19. Karl from NY Posted: April 24, 2019 at 03:20 PM (#5834927)
Do you think if CC had stayed with the Indians for his entire career, he'd have a significantly better chance of reaching the HOF?

Since it was the Yankees he went to, no, nobody ever gets less notice for being a Yankee. If he'd gone to someplace like Detroit or Minnesota, yes, that would be significantly worse than being a career Indian.
   20. Blastin Posted: April 24, 2019 at 03:31 PM (#5834934)
It's hard to see what Yankee player you can substitute out and get a different result in 01, other than Rivera* in G7. They were thoroughly uncompetitive in their losses other than the last one, when SP wasn't an issue.


Yeah I forgot that not only was Pettitte terrible, it was in games where Johnson was great. Maybe it was for the best he was terrible so they didn't have to use RP in high leverage situations.
   21. Blastin Posted: April 24, 2019 at 03:33 PM (#5834937)
Double post.

I think he just misses tonight, and therefore it would happen in the place 01 ended, Arizona.
   22. Tom Nawrocki Posted: April 24, 2019 at 04:07 PM (#5834964)
If he'd come up with the Yankees he'd be Andy Pettitte,


I'm not sure what that means, since Sabathia is already Pettitte. Their numbers are about as similar as two pitchers can be, 256-153 vs. 247-143, 3.85 vs. 3.69, 117 ERA+ vs. 117 ERA+. Sabathia, of course, is still building on his numbers. My subjective viewpoint is that Sabathia is considered the greater pitcher, and will do much better in the Hall of Fame voting than Pettitte's 10 percent.
   23. cardsfanboy Posted: April 24, 2019 at 05:31 PM (#5835011)
It's interesting how the game has changed... When I was a baby, my dad took me to see Bob Gibson pitch because he was going to be the second pitcher in baseball history to reach 3000 strikeouts.... Now there are 17 pitchers, and that number is going to go up rapidly, even with the reduced workloads.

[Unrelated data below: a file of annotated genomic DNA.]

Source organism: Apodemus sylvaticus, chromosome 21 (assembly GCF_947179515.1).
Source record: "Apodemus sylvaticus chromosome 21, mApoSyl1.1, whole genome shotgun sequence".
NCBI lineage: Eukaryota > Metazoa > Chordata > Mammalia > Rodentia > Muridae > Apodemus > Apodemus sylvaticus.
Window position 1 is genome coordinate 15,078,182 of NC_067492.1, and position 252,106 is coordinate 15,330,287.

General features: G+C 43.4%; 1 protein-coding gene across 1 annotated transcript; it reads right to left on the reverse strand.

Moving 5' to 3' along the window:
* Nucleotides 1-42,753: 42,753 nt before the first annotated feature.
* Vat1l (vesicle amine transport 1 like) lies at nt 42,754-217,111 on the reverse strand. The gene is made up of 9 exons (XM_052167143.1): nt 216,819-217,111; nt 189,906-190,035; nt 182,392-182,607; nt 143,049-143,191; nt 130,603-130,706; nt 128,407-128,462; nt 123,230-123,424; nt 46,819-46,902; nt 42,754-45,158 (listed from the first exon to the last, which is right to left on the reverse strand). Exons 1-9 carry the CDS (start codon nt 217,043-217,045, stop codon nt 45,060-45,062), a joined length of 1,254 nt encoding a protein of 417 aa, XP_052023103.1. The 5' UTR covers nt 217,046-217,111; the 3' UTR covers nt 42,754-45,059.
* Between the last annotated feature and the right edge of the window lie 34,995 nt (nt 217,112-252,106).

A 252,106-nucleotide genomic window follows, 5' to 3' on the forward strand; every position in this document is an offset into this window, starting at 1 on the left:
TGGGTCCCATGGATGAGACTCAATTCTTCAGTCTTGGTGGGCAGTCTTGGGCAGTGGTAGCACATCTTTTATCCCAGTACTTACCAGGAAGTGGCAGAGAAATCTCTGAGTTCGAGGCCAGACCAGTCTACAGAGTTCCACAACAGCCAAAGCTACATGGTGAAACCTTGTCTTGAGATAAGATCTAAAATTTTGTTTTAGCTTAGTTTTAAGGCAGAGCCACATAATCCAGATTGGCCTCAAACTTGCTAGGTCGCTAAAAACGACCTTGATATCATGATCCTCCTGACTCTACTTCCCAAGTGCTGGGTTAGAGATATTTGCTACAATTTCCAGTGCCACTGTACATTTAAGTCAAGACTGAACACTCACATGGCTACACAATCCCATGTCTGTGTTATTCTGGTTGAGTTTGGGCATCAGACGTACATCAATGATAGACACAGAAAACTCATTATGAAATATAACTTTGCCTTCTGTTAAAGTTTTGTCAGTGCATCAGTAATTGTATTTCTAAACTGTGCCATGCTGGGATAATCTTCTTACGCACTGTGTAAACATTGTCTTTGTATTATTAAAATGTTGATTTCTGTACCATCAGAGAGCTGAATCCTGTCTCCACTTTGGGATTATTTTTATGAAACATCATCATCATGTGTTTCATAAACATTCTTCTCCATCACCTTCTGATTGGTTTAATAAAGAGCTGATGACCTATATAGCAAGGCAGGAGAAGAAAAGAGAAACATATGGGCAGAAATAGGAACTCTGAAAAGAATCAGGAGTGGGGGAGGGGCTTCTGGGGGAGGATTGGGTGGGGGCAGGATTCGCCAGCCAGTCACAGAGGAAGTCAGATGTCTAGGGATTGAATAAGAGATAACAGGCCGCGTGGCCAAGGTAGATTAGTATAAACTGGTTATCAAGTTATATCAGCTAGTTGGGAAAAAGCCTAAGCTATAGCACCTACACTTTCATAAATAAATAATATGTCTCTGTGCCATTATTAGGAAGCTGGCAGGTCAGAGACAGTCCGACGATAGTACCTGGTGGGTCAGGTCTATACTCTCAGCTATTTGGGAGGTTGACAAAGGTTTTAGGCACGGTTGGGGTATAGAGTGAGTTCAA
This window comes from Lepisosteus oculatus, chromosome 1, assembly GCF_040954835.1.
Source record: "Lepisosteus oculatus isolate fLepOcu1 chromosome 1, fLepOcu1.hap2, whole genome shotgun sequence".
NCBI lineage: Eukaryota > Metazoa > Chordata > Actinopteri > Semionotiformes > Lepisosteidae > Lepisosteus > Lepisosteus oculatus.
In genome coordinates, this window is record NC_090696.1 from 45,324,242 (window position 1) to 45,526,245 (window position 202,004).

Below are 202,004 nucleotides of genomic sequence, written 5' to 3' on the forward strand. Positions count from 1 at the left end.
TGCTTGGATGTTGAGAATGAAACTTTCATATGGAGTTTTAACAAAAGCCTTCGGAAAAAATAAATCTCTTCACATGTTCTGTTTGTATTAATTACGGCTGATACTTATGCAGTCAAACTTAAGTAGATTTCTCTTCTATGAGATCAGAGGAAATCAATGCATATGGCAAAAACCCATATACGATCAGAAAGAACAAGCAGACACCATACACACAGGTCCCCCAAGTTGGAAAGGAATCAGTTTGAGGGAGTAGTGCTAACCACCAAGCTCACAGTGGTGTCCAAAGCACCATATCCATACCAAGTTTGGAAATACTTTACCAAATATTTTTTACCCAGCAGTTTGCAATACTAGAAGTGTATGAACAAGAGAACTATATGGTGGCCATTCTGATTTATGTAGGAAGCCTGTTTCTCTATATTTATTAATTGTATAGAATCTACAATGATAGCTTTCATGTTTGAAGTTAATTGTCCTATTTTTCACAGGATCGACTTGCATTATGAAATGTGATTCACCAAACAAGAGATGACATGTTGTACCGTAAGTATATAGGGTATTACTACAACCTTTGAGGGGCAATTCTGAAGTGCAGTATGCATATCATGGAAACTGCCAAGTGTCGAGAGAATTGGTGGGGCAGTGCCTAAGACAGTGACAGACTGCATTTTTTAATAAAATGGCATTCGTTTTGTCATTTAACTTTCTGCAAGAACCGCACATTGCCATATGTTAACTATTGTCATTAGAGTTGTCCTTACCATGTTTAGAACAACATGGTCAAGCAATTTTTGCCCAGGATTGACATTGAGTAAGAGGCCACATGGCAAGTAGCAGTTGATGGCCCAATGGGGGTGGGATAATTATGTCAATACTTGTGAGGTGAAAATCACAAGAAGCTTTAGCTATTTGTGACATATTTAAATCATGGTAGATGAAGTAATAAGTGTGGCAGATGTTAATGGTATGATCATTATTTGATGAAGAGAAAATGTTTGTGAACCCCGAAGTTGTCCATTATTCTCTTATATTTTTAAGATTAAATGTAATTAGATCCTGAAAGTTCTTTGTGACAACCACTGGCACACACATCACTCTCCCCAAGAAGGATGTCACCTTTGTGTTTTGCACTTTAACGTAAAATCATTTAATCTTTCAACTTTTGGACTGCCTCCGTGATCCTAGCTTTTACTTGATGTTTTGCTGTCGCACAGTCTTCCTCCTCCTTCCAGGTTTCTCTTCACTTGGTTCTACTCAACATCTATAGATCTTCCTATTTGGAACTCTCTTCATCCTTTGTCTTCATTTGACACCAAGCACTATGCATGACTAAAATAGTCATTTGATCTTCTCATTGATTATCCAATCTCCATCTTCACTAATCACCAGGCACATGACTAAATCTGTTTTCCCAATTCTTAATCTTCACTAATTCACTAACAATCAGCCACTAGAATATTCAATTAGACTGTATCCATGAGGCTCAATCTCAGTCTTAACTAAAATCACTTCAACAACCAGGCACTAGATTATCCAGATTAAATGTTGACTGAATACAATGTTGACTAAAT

24. PreservedFish Posted: April 24, 2019 at 05:39 PM (#5835012)
My subjective viewpoint is that Sabathia is considered the greater pitcher, and will do much better in the Hall of Fame voting than Pettitte's 10 percent.


Yes, Sabathia seems like he was an ace for years at a time, and Pettitte never really did. It must follow therefore that Pettitte was better in his bad years, and bad Sabathia was worse than bad Pettitte.
   25. What did Billy Ripken have against ElRoy Face? Posted: April 24, 2019 at 06:24 PM (#5835020)
It's interesting how the game has changed... When I was a baby, my dad took me to see Bob Gibson pitch because he was going to be the second pitcher in baseball history to reach 3000 strikeouts.... Now there are 17 pitchers, and that number is going to go up rapidly, even with the reduced workloads.
What's the over/under on when the first reliever reaches 3000 career Ks? 2045?
   26. Panik on the streets of Flushing! (Trout! Trout!) Posted: April 24, 2019 at 06:44 PM (#5835022)
What's the over/under on when the first reliever reaches 3000 career Ks? 2045?


August 10th
   27. PreservedFish Posted: April 24, 2019 at 06:56 PM (#5835025)
Think there's a 2,000 K reliever that's active today? Top guns like Chapman, KImbrel and Diaz have averaged about 100 Ks per full season. Betances is up near 120! Hader struck out 140 last year. Seems extremely possible.
   28. cardsfanboy Posted: April 24, 2019 at 07:20 PM (#5835032)
What's the over/under on when the first reliever reaches 3000 career Ks? 2045?


I'll take the under, teams are figuring out how to keep relievers in the game longer. And the money will be there for the players, they'll actually probably see a drop in the highest pay, but a guy you can count on for 3 years as a reliever is going to have a good pay day... and is probably a guy who would have been out of baseball in the 80's.
   29. Infinite Yost (Voxter) Posted: April 24, 2019 at 07:21 PM (#5835033)
Do you think if CC had stayed with the Indians for his entire career, he'd have a significantly better chance of reaching the HOF?


Nah. I'd say he's close to a lock already, especially because he sort of fits a "last of a generation" mold of workhorse starter, and was one of the best of them. 3000 Ks hasn't lost meaning yet, and I imagine it would be his ticket if he weren't already destined for Cooperstown.

Sabathia had a three year walkabout in his early 30s, but his bounceback as a crafty lefty in his mid-late 30s has pretty much sealed his hall chances. Born in a different era and he likely would have won 300 games. I think people are going to appreciate that.